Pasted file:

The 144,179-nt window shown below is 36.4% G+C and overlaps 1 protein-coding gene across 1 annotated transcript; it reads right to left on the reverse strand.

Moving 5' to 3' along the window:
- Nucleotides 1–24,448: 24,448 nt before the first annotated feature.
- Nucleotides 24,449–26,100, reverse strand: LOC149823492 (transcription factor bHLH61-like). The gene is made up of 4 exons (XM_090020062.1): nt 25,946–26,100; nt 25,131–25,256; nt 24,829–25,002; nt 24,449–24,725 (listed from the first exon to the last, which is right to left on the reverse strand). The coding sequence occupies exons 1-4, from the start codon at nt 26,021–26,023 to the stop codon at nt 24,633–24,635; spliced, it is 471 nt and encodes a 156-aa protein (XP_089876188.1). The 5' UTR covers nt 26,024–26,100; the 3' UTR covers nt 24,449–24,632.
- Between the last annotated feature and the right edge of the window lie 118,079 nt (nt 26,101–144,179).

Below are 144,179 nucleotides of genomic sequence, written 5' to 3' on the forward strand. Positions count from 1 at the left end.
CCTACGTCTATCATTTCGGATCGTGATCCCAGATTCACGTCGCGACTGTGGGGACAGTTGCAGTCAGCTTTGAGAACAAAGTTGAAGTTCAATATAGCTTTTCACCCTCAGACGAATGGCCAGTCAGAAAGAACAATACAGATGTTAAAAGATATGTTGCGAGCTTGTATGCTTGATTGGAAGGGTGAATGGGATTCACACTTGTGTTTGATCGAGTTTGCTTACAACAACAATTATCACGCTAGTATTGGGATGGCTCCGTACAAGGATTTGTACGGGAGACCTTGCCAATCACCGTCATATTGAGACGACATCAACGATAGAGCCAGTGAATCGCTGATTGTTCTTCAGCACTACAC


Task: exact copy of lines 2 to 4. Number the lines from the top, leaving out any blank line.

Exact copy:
Moving 5' to 3' along the window:
- Nucleotides 1–24,448: 24,448 nt before the first annotated feature.
- Nucleotides 24,449–26,100, reverse strand: LOC149823492 (transcription factor bHLH61-like). The gene is made up of 4 exons (XM_090020062.1): nt 25,946–26,100; nt 25,131–25,256; nt 24,829–25,002; nt 24,449–24,725 (listed from the first exon to the last, which is right to left on the reverse strand). The coding sequence occupies exons 1-4, from the start codon at nt 26,021–26,023 to the stop codon at nt 24,633–24,635; spliced, it is 471 nt and encodes a 156-aa protein (XP_089876188.1). The 5' UTR covers nt 26,024–26,100; the 3' UTR covers nt 24,449–24,632.